We rung in the New Year quietly around the RV table with sparkling cider and a family game. We spent some time contemplating the adventures of 2014 and shared our desires for a meaningful 2015.


Yes, the New Year is here and with it comes a chance to make this year the best yet. Some people fill their New Year with resolutions for exercising more and eating healthy. Those are all great things (I’m cutting down on sugar myself!) but this year we have a challenge for you.

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Happy New Year, everyone! With the holidays behind us, and months of winter still to go, is there a better time to plan this year’s traveling adventures? As you make your resolutions for the new year, forget the old standbys of losing weight and organizing your house. Instead, focus on experiencing a little more of the world. Work towards your traveling goals. It’s too easy to put off our dreams for another year. Life is short and there are so many places to travel. Decide where you want to go this year and start making concrete plans. This is your year!

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Twenty-four: The exact number of hours from the front door of our family home to Orlando.

Eleven: The amount years our family has made the journey from Ottawa to the Sunshine State in our RV.

One: The number of times we’ve made the trip without children, and dare I say, one of the best RV experiences yet.

Our annual journey south has always been a family affair, which is why we jumped into RVing in the first place. It’s the perfect way to spend time with children and my hope is to create vaults of memories for ours. Still, sometimes I envied RVers whose children had grown and left the nest. What would it be like to RV alone, I’d wonder. Is there more freedom? More care-free wandering? Less fighting and fewer bathroom breaks? Or are child-free travelers missing out? Perhaps adult-only vacations bring new challenges which balance any benefit. I wanted to find out.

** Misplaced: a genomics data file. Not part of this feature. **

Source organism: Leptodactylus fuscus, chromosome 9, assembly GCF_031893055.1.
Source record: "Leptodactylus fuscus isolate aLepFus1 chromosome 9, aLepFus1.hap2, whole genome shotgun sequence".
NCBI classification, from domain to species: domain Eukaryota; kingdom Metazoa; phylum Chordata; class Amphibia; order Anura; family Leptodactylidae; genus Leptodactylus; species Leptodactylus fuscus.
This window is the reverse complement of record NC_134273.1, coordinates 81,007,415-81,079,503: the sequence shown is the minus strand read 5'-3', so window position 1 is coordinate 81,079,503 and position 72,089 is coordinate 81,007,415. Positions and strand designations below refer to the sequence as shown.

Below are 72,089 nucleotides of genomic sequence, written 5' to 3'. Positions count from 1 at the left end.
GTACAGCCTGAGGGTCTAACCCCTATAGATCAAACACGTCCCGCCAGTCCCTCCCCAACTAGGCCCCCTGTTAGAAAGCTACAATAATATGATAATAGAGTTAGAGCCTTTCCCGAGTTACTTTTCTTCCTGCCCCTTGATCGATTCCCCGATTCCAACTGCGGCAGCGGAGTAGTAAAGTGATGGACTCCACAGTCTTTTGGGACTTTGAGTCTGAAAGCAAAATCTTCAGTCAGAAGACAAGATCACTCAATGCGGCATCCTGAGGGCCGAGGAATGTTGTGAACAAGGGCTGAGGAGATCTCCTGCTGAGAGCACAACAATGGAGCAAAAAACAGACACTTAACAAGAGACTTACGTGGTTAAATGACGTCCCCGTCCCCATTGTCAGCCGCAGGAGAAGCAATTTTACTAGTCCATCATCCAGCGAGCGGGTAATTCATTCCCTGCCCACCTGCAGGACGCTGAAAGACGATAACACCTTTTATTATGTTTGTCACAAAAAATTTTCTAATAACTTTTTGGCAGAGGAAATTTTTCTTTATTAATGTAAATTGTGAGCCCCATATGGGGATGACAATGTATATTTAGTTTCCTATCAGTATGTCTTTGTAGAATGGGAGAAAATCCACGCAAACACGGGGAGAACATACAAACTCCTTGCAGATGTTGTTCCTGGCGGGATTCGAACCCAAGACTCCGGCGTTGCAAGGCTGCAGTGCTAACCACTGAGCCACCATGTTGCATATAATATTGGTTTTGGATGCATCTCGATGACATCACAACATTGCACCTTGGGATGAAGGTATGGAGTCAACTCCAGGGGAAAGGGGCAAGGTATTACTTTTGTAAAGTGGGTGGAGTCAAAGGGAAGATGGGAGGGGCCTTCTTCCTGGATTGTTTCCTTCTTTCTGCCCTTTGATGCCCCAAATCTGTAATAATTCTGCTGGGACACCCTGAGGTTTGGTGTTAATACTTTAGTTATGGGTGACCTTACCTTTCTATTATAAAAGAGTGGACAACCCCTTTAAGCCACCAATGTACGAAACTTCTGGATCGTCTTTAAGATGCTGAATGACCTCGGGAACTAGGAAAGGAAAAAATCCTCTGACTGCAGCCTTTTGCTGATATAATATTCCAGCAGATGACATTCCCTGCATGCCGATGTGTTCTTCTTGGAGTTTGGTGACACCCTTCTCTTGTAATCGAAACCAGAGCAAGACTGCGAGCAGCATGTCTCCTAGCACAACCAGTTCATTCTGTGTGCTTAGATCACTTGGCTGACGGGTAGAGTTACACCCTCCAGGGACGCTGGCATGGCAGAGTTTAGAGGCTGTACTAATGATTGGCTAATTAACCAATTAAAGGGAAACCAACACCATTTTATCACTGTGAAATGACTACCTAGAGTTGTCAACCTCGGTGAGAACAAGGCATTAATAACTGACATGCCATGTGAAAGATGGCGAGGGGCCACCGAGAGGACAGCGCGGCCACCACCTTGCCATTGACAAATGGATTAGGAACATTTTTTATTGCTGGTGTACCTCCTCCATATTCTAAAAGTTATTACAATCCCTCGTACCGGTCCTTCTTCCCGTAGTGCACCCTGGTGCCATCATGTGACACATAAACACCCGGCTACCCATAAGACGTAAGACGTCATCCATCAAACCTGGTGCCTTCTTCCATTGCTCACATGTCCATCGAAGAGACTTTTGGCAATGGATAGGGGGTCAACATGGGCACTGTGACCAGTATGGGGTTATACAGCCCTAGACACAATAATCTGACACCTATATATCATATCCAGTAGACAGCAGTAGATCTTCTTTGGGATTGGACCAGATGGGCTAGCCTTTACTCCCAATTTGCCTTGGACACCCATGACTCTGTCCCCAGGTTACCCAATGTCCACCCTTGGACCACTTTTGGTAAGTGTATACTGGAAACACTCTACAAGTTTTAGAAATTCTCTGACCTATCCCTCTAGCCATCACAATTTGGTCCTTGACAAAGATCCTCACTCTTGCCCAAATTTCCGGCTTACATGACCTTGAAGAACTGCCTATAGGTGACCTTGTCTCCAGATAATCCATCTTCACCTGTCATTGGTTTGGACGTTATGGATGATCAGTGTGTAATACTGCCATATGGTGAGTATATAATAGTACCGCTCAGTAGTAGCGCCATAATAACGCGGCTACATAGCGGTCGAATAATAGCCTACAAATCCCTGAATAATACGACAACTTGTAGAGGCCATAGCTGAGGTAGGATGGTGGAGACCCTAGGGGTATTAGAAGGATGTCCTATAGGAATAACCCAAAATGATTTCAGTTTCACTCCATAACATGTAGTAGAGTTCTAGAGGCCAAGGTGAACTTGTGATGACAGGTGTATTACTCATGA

So, with these questions in mind, my husband and I decided this year we’d dip our toes into the unknown waters of “kid-free RVing.” My parents – who cannot get enough of my children – accepted the “offer” to watch them for a week with the glee only grandparents can muster. And so it came that my husband and I would get a sans-children trip while delivering our RV south for the winter. With arrangements in place for our children to be spoiled rotten, err…be wrapped in loved for ten days, we hit the road. In case you’re wondering, a Type A Motorhome can indeed burn rubber in a suburban driveway. What can I say? We were excited.

In years past, the trip south has been – in a word – loud. I’d estimate that in the distance between Ottawa and Florida I hear “Mom!” over 16,000 times. I can also confirm that sibling rivalry packs light and makes an excellent traveler, because it always seems to find a seat in our family RV. Also, a One Direction CD can withstand the piercing glare of a pair of 40-something Eagles fans and when two pre-teen girls play it on loop they possess the collective power to cause temporary insanity. Yes; “loud” is exactly what best describes our family journey each year.

The first thing my husband and I noticed this time was the sound of silence. Sweet, sweet, silence. I was even able to drift off a few times without being startled awake with cries of “MOM! She touched me! And can you hit replay on that CD?” Hours would go by and not a word was uttered. It was heavenly.